A thought just hit me. A question really.
Do I ever pray because I lack faith?
Prayer always looks good. Always. Also It feels good. And Spiritual. But I wonder if sometimes I – and others – ever pray because we do not trust God and are asking him to do something different. I wonder if sometimes our prayers are a reflection of our lack of trust in God and his ways of doing things.
Maybe I can explain it better like this.
What if something happens and we do not have any audio and video for a worship service? My tendency would be to pray the problem would be taken of. Which – all things being equal – is not bad. For I believe God is powerful and can fix this problem. But my tendency is to pray for God to wield this power of his to take care of what I think is the problem. Why is it a problem? Because I do not think God can be worshipped well without A/V. I do not believe the means of grace – the word and sacrament – are powerful for him to be worshipped and to draw people into fellowship with him.
So in unbelief, I pray.
This is different than acknowledging my unbelief in prayer. This is not, “I believe…help my unbelief.” This is, “God, exert your power because I do not think what you have given us as the base minimum for corporate worship is powerful enough.”
No wonder pastors get burned out.
But we also do this as parents and spouses and doctors and lawyers and homemakers and accountants and artists and plumbers. We ask God to do something because we do not believe he is doing something. Either because we look at the mundane and expect the extraordinary as proof of his power or we simply have no vision for a God working where we do not see him working.
This of course does not preclude prayer. The opposite is true. Now we are able to say to God, “I believe you are powerful, so I come to you in prayer. And I believe you are working powerfully for my good (and the good of your people?) even though I can’t see you.”
In other words it’s kinda like saying, “I believe, I believe…help my unbelief.”
Perhaps the question is not, "Do I have faith?" but "In whom (or what) do I have faith?" When routines, systems, our bodies, etc. break down, we pray as if they shouldn't, because we don't want them to. We think God doesn't want them to either, though he assured us all that is worldly will and we should not trust, much less worship the world; to include our own understanding. When our attention is drawn to God away from the world in the midst of brokenness, it may be a call to repentance from idolatry; a sin we should not pray for God to continue to enable, as if he would. James 4:3-10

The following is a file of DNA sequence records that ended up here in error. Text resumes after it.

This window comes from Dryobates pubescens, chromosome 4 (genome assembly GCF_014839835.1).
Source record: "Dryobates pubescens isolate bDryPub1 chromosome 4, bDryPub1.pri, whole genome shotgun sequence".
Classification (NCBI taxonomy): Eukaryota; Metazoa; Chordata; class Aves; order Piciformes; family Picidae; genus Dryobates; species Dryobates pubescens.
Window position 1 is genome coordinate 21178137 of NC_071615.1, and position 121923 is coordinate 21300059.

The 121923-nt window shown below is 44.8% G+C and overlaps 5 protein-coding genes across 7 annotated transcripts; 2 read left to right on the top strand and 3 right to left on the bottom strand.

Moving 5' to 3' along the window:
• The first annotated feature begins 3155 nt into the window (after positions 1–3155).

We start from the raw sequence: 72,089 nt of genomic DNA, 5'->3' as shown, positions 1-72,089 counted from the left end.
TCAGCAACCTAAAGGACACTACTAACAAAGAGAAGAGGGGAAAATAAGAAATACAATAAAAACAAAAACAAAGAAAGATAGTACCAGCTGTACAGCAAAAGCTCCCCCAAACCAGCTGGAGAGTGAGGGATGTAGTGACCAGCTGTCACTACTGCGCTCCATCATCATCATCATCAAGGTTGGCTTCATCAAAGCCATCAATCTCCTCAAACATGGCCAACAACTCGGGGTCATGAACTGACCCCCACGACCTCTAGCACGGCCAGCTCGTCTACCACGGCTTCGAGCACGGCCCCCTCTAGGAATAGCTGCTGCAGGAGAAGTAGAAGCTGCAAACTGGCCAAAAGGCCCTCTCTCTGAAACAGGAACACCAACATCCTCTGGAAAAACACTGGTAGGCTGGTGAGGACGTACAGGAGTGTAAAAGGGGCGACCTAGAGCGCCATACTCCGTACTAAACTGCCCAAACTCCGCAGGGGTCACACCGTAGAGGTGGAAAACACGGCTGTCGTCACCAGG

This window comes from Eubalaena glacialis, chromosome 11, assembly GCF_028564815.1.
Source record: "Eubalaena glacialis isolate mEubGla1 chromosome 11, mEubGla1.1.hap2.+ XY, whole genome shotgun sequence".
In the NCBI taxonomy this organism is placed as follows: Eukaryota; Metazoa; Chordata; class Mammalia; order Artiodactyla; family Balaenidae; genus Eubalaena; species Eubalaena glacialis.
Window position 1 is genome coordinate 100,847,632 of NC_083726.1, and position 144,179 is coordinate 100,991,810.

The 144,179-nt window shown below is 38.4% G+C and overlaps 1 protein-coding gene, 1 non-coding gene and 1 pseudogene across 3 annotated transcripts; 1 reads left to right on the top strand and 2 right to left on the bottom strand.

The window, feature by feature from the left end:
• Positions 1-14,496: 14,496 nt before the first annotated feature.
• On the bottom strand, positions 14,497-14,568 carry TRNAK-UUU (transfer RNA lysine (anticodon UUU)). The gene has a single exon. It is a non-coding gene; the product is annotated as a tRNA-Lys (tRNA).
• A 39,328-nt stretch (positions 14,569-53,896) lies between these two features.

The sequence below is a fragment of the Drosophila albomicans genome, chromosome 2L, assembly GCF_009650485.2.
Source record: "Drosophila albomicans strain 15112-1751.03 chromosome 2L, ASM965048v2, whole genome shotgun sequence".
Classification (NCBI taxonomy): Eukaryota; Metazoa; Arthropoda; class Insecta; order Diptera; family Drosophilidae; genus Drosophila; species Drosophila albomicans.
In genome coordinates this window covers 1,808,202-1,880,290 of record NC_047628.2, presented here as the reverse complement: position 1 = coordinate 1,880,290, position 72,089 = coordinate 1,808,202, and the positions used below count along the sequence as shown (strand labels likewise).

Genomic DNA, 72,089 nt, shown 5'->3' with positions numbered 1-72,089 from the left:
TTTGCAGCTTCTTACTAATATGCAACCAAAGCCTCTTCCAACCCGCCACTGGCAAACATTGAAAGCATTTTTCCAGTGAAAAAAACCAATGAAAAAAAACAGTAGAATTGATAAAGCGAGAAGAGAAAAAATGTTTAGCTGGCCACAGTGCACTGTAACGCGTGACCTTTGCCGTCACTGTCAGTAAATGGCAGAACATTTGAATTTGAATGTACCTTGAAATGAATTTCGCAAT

I am the opposite. I choose not to pray because I lack faith. I tend to be almost fatalistic, calling my fatalism faith in God's plan, but in reality keeping my hopes to myself instead of laying them at His feet. So, I've been learning lately that Jesus wants us to cast all our cares on Him, stupid or not, faithless or not. Only then have I surrendered myself to his will, trusting that his best is the best for the situation. If I harbor my prayers from him, I am acting in self-reliance and pride, hoping to conjure enough faith that I don't "need" to pray. Jesus wants us to need Him–all the time, imperfectly even. This may not be where you were going, but it's been freeing for me to understand that God is big enough for my imperfect prayers, and that He can sift out the selfish silliness when my heart is constantly before Him.
I led the worship team for FCA in college, and one week we had a “prayer and praise” time scheduled. We had a large crowd, and were just getting ready to get started, when the power went out. No lights. No sound system. No air conditioning.A physical plant guy came by and said the power would be back on in a few minutes. Still, people started to leave, and some of the leaders suggested this was a Satanic attack. When I was talking with my best friend and his girlfriend, I mentioned the Satanic attack thing; she (so wisely) said, “Maybe— or it could be God, whittling down the crowd to only those who want to be here for the praise of God, and not for the praise of men.”Ever since then, the possibilities you suggested in this post have loomed large over my default perceptions of ministry. Thanks for another good reminder— good stuff.
Very helpful. Thanks.
Great post and point! So true! Thank you!